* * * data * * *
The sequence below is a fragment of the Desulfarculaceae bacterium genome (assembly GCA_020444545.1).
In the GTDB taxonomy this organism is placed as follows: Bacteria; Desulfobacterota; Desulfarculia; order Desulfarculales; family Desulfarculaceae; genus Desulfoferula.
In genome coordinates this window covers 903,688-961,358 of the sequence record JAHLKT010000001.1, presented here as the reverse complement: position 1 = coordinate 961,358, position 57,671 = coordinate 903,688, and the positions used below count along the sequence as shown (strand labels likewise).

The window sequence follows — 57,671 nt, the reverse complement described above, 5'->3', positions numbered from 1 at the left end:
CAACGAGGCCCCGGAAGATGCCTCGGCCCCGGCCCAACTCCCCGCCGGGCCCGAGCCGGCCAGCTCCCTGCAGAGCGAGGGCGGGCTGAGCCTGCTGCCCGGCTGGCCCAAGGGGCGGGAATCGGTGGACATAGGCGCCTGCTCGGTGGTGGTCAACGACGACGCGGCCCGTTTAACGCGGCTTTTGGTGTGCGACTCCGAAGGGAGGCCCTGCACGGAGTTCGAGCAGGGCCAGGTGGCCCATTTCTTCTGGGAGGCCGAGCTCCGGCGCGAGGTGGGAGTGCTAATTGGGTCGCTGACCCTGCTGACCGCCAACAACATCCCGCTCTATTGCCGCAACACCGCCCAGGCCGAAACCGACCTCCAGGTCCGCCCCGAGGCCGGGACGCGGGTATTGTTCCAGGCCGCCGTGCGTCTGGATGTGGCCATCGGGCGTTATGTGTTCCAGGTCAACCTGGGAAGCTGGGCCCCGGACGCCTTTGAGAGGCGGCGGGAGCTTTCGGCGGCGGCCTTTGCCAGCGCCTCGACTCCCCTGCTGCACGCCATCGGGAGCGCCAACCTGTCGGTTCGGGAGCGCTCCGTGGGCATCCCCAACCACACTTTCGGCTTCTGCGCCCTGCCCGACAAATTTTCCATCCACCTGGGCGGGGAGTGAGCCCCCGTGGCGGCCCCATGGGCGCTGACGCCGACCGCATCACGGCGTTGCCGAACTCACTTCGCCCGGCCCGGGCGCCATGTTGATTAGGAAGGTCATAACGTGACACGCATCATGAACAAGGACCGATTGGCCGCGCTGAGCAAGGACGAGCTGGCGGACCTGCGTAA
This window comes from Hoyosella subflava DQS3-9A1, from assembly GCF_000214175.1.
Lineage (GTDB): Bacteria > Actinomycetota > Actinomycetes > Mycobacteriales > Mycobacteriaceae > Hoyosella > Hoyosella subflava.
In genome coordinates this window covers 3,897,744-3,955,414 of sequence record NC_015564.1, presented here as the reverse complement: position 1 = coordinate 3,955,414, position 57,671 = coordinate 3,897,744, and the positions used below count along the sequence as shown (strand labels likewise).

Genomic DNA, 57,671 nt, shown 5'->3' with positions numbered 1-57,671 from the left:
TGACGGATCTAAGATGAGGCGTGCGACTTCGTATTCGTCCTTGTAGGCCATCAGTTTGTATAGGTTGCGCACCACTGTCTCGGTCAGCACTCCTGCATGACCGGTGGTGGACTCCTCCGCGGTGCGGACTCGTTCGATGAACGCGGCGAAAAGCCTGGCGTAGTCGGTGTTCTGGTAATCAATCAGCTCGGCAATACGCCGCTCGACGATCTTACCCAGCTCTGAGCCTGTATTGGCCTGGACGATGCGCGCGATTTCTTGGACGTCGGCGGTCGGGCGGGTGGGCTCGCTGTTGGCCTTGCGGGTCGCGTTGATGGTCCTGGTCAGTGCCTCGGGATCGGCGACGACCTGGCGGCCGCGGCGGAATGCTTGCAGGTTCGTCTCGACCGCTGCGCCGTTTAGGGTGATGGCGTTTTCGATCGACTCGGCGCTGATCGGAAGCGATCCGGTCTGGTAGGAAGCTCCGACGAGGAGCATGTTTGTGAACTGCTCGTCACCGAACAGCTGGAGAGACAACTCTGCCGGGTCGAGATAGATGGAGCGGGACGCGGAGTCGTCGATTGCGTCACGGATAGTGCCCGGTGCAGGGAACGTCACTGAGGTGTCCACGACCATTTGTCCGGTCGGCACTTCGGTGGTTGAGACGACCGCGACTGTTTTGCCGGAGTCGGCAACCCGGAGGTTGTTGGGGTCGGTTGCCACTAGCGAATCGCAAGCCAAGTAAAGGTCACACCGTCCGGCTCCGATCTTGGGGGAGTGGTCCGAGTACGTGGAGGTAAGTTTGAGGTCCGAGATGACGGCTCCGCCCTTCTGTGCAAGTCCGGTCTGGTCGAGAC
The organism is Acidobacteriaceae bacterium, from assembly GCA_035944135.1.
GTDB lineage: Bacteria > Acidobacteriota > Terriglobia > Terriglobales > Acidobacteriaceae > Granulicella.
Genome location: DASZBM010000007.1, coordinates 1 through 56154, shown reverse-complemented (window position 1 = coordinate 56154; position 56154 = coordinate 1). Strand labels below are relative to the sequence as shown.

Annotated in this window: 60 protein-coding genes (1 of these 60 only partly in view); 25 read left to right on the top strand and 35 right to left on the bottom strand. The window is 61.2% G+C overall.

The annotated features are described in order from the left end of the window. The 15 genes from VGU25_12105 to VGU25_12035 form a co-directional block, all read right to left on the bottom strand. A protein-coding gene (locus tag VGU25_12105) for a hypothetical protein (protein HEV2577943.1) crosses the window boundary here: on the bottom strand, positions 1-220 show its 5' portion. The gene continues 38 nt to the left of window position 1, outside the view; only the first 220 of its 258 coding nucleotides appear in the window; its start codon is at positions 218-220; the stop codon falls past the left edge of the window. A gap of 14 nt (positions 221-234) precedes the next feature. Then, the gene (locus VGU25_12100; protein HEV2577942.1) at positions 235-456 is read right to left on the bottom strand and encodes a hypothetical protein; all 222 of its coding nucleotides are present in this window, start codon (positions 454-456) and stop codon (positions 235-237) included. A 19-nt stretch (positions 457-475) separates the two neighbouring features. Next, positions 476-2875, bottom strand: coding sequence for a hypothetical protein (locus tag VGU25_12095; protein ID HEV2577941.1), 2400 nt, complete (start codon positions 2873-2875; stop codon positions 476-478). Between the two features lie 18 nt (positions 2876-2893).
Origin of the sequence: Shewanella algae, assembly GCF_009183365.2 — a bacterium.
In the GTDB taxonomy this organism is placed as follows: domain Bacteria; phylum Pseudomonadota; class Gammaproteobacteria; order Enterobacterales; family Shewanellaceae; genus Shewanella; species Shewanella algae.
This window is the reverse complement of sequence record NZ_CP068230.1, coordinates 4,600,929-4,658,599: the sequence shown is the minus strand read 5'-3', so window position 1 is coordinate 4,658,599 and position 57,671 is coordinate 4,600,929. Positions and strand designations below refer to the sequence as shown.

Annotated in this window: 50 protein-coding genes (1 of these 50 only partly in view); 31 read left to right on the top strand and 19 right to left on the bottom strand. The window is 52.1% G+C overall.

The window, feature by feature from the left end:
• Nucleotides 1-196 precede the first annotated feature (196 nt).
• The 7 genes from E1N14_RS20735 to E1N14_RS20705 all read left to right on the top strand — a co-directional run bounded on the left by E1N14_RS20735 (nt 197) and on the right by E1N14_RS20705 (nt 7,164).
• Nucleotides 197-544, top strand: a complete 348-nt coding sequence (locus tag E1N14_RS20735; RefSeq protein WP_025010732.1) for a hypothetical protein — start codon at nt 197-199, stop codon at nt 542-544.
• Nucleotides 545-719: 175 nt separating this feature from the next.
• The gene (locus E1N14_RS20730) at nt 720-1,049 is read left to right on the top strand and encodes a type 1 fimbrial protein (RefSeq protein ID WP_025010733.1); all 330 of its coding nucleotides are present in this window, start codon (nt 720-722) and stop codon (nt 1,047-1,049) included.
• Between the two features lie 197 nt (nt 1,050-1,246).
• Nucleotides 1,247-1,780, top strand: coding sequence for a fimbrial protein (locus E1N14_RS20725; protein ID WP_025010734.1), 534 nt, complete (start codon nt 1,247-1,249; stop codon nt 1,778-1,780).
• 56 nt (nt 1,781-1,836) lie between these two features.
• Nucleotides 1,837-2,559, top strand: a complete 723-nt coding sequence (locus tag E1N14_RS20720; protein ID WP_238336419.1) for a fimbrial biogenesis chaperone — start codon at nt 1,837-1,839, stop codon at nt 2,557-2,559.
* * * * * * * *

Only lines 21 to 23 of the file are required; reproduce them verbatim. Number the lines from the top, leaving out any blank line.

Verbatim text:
• Nucleotides 1-196 precede the first annotated feature (196 nt).
• The 7 genes from E1N14_RS20735 to E1N14_RS20705 all read left to right on the top strand — a co-directional run bounded on the left by E1N14_RS20735 (nt 197) and on the right by E1N14_RS20705 (nt 7,164).
• Nucleotides 197-544, top strand: a complete 348-nt coding sequence (locus tag E1N14_RS20735; RefSeq protein WP_025010732.1) for a hypothetical protein — start codon at nt 197-199, stop codon at nt 542-544.